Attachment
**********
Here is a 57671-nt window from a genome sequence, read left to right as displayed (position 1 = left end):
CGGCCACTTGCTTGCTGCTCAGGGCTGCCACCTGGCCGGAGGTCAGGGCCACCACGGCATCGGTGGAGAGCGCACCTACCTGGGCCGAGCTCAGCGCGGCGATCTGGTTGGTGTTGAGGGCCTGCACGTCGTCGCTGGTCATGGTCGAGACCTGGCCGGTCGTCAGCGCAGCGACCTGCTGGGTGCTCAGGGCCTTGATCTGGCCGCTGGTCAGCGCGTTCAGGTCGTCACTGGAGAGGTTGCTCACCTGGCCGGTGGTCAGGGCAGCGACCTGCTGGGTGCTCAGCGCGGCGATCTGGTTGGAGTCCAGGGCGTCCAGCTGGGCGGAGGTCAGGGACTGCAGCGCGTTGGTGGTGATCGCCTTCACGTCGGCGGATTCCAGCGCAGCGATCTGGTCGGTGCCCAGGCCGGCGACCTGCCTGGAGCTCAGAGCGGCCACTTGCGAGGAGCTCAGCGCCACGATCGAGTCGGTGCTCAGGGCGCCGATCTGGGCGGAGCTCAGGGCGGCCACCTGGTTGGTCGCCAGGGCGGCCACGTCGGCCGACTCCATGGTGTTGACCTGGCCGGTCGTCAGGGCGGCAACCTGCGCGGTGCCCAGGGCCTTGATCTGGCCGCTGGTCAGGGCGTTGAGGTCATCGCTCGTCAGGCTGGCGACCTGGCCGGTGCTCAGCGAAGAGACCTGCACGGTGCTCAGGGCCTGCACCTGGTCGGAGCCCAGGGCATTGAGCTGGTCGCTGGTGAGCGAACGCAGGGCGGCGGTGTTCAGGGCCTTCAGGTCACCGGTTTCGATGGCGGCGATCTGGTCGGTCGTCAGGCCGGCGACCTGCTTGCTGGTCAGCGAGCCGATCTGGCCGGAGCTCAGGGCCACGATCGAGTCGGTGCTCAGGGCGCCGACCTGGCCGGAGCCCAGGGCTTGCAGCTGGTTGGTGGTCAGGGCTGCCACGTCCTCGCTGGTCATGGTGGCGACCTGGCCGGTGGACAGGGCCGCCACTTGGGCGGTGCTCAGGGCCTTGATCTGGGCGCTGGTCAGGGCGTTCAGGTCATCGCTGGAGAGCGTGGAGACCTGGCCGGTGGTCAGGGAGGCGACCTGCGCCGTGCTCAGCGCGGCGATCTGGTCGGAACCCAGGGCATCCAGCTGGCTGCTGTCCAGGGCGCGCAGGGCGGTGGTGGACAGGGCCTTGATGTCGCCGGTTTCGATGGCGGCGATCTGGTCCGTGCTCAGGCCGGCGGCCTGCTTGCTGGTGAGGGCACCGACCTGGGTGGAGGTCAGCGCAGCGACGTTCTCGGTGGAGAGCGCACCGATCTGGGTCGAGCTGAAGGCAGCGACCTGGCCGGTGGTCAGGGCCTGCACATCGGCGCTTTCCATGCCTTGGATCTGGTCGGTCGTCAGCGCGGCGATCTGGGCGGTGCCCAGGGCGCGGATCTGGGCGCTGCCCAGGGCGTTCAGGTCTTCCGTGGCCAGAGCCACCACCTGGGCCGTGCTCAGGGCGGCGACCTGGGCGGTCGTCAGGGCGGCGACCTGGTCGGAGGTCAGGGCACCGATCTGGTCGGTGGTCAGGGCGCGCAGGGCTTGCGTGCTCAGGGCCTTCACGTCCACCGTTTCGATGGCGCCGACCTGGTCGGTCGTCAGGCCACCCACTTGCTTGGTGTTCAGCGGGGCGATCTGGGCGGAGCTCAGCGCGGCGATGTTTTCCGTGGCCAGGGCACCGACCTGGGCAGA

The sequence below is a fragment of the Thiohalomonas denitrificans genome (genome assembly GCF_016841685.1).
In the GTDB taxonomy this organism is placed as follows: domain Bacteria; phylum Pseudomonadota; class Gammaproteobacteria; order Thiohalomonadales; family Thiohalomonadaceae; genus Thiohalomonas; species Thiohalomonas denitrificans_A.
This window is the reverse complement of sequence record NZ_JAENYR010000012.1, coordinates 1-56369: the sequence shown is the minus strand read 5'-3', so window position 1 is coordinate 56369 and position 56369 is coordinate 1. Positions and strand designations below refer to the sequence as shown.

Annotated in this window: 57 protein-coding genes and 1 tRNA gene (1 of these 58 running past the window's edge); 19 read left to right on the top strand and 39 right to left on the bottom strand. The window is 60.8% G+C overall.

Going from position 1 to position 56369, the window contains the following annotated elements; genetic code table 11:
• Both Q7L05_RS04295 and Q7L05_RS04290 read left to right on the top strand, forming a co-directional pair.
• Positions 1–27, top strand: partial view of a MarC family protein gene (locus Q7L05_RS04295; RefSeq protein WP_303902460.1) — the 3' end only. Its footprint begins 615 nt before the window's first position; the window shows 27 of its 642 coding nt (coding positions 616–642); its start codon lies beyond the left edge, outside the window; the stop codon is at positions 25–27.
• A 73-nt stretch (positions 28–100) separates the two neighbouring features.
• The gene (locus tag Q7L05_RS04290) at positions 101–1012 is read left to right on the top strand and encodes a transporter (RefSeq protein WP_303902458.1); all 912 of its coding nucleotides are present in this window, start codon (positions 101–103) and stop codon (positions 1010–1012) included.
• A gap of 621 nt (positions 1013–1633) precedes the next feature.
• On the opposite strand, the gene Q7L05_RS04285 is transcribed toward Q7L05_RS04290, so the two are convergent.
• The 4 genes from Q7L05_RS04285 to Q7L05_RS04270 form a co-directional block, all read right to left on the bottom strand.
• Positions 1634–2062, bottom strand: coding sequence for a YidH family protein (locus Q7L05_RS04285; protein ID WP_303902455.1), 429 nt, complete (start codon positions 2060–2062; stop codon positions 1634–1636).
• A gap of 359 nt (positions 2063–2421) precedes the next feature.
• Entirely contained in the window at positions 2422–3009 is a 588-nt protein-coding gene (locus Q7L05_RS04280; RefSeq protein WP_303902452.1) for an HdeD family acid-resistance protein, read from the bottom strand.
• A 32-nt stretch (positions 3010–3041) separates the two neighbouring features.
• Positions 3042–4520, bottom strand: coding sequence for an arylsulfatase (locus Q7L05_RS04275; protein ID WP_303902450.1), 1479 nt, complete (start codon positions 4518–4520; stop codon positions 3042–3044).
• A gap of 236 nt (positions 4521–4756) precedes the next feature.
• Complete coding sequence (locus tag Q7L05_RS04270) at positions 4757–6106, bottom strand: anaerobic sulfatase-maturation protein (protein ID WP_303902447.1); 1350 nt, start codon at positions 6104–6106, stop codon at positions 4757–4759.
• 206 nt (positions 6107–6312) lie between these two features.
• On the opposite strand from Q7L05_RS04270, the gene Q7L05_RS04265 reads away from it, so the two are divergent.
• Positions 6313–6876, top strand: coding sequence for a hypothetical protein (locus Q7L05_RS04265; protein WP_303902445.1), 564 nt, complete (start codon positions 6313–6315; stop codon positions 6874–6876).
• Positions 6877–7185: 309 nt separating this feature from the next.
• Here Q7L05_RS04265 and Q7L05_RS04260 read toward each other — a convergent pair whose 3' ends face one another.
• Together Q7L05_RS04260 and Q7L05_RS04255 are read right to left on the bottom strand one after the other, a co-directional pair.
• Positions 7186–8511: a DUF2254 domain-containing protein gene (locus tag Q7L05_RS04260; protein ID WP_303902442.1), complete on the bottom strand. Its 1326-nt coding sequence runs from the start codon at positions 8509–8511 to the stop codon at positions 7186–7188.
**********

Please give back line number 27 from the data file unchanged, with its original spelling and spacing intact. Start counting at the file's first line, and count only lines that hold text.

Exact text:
• Together Q7L05_RS04260 and Q7L05_RS04255 are read right to left on the bottom strand one after the other, a co-directional pair.